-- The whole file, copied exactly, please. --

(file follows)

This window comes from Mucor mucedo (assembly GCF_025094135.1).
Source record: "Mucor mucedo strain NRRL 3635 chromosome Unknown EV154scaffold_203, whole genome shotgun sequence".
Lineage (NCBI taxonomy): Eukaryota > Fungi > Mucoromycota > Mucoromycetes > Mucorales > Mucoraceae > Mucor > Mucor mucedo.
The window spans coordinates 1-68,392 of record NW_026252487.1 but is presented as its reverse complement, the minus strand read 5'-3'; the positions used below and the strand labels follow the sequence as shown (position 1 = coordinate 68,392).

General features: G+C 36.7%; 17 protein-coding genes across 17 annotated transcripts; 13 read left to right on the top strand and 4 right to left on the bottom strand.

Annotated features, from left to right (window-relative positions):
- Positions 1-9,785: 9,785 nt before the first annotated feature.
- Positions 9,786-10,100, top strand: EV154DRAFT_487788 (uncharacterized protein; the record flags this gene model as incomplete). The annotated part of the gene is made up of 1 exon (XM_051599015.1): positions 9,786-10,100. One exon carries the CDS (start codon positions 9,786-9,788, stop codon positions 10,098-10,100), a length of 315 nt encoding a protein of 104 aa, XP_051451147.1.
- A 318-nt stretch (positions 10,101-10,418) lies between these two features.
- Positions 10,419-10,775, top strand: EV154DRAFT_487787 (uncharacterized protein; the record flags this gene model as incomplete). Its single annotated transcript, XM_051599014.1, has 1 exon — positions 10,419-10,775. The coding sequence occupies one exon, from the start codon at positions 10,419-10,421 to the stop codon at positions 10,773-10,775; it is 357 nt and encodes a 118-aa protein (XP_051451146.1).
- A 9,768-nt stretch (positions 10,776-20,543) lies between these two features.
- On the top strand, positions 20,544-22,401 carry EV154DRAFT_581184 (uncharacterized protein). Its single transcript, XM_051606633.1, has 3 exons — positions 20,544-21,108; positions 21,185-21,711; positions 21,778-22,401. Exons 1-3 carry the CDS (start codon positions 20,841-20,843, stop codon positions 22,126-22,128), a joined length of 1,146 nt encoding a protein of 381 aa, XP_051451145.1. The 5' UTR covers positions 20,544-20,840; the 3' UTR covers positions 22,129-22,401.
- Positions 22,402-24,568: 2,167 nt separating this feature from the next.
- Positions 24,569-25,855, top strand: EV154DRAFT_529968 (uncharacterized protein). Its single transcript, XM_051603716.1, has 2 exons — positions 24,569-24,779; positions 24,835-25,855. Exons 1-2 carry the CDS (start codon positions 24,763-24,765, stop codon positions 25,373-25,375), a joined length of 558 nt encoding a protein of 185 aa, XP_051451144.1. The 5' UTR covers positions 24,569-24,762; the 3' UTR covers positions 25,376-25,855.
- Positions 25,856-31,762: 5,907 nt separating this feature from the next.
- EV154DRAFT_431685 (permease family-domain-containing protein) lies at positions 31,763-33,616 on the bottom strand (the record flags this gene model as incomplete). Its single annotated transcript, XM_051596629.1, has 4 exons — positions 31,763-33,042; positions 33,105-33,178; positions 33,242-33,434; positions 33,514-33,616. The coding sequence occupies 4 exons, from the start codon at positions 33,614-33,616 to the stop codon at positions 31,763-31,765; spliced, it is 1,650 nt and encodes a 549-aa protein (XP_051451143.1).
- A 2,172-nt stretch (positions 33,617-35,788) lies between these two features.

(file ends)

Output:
This window comes from Mucor mucedo (assembly GCF_025094135.1).
Source record: "Mucor mucedo strain NRRL 3635 chromosome Unknown EV154scaffold_203, whole genome shotgun sequence".
Lineage (NCBI taxonomy): Eukaryota > Fungi > Mucoromycota > Mucoromycetes > Mucorales > Mucoraceae > Mucor > Mucor mucedo.
The window spans coordinates 1-68,392 of record NW_026252487.1 but is presented as its reverse complement, the minus strand read 5'-3'; the positions used below and the strand labels follow the sequence as shown (position 1 = coordinate 68,392).

General features: G+C 36.7%; 17 protein-coding genes across 17 annotated transcripts; 13 read left to right on the top strand and 4 right to left on the bottom strand.

Annotated features, from left to right (window-relative positions):
- Positions 1-9,785: 9,785 nt before the first annotated feature.
- Positions 9,786-10,100, top strand: EV154DRAFT_487788 (uncharacterized protein; the record flags this gene model as incomplete). The annotated part of the gene is made up of 1 exon (XM_051599015.1): positions 9,786-10,100. One exon carries the CDS (start codon positions 9,786-9,788, stop codon positions 10,098-10,100), a length of 315 nt encoding a protein of 104 aa, XP_051451147.1.
- A 318-nt stretch (positions 10,101-10,418) lies between these two features.
- Positions 10,419-10,775, top strand: EV154DRAFT_487787 (uncharacterized protein; the record flags this gene model as incomplete). Its single annotated transcript, XM_051599014.1, has 1 exon — positions 10,419-10,775. The coding sequence occupies one exon, from the start codon at positions 10,419-10,421 to the stop codon at positions 10,773-10,775; it is 357 nt and encodes a 118-aa protein (XP_051451146.1).
- A 9,768-nt stretch (positions 10,776-20,543) lies between these two features.
- On the top strand, positions 20,544-22,401 carry EV154DRAFT_581184 (uncharacterized protein). Its single transcript, XM_051606633.1, has 3 exons — positions 20,544-21,108; positions 21,185-21,711; positions 21,778-22,401. Exons 1-3 carry the CDS (start codon positions 20,841-20,843, stop codon positions 22,126-22,128), a joined length of 1,146 nt encoding a protein of 381 aa, XP_051451145.1. The 5' UTR covers positions 20,544-20,840; the 3' UTR covers positions 22,129-22,401.
- Positions 22,402-24,568: 2,167 nt separating this feature from the next.
- Positions 24,569-25,855, top strand: EV154DRAFT_529968 (uncharacterized protein). Its single transcript, XM_051603716.1, has 2 exons — positions 24,569-24,779; positions 24,835-25,855. Exons 1-2 carry the CDS (start codon positions 24,763-24,765, stop codon positions 25,373-25,375), a joined length of 558 nt encoding a protein of 185 aa, XP_051451144.1. The 5' UTR covers positions 24,569-24,762; the 3' UTR covers positions 25,376-25,855.
- Positions 25,856-31,762: 5,907 nt separating this feature from the next.
- EV154DRAFT_431685 (permease family-domain-containing protein) lies at positions 31,763-33,616 on the bottom strand (the record flags this gene model as incomplete). Its single annotated transcript, XM_051596629.1, has 4 exons — positions 31,763-33,042; positions 33,105-33,178; positions 33,242-33,434; positions 33,514-33,616. The coding sequence occupies 4 exons, from the start codon at positions 33,614-33,616 to the stop codon at positions 31,763-31,765; spliced, it is 1,650 nt and encodes a 549-aa protein (XP_051451143.1).
- A 2,172-nt stretch (positions 33,617-35,788) lies between these two features.